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August 2, 2000 | From Associated Press
A federal judge ruled Tuesday that two flocks of sheep the federal government says might suffer from a version of the always-fatal mad cow disease should be killed. U.S. District Judge J. Garvan Murtha in Brattleboro refused to issue an injunction that would have stopped the slaughter of the flocks, which are owned by Larry and Linda Faillace of East Warren, and Houghton Freeman of Stowe.
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NEWS
August 2, 2000 | From Associated Press
A federal judge ruled Tuesday that two flocks of sheep the federal government says might suffer from a version of the always-fatal mad cow disease should be killed. U.S. District Judge J. Garvan Murtha in Brattleboro refused to issue an injunction that would have stopped the slaughter of the flocks, which are owned by Larry and Linda Faillace of East Warren, and Houghton Freeman of Stowe.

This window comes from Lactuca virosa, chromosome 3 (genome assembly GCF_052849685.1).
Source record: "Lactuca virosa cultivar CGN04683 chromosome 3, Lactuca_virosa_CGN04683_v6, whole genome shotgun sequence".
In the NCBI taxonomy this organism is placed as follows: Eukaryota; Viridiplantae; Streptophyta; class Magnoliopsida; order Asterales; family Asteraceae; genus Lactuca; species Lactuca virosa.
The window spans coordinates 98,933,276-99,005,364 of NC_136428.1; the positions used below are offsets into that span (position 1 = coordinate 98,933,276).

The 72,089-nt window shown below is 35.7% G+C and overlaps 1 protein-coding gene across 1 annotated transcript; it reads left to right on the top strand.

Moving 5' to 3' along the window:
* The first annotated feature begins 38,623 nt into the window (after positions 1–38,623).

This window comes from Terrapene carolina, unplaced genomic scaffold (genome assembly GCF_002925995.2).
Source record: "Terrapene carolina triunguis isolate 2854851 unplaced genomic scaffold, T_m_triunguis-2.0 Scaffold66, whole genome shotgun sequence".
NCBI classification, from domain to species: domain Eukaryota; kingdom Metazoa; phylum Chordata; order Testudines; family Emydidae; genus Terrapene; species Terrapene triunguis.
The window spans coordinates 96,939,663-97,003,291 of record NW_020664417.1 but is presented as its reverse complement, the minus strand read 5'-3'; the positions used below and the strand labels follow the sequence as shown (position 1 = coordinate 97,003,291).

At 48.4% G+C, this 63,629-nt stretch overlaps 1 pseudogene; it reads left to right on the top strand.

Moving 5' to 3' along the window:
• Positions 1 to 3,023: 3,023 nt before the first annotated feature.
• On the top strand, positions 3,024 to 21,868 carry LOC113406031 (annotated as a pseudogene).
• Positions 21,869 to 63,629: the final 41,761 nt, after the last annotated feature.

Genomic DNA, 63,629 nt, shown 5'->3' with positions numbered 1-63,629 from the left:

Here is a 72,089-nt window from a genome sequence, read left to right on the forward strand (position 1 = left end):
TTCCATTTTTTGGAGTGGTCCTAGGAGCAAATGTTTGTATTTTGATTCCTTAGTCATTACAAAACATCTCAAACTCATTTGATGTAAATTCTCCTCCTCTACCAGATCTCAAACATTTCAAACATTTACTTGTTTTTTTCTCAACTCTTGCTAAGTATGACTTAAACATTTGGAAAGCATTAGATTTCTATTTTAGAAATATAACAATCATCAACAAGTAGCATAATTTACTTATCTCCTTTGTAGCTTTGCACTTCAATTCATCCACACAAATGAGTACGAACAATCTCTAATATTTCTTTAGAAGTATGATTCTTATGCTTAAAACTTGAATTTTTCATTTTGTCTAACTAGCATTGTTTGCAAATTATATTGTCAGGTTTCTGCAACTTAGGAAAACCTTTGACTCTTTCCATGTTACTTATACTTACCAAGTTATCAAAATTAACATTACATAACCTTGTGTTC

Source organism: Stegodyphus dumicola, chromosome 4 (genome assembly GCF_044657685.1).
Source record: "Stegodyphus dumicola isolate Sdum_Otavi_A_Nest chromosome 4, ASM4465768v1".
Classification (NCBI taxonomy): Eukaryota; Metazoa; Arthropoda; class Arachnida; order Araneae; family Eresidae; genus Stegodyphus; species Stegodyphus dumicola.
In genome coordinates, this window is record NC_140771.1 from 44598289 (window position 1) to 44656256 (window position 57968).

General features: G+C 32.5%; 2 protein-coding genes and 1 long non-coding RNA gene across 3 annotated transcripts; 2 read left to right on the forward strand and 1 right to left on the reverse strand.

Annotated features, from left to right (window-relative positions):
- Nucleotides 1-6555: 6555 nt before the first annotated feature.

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NEWS
July 20, 2000 | From Times Wire Services
Disgruntled Vermont farmers went to court Wednesday in an attempt to prevent the U.S. Department of Agriculture from destroying their sheep because they may carry an ailment similar to "mad cow" disease in cattle. The USDA, which has been closely monitoring all American livestock since the 1996 outbreak of mad cow disease in Europe, wants to destroy sheep on three Vermont farms as a precaution.
NEWS
July 20, 2000 | From Times Wire Services
Disgruntled Vermont farmers went to court Wednesday in an attempt to prevent the U.S. Department of Agriculture from destroying their sheep because they may carry an ailment similar to "mad cow" disease in cattle. The USDA, which has been closely monitoring all American livestock since the 1996 outbreak of mad cow disease in Europe, wants to destroy sheep on three Vermont farms as a precaution.
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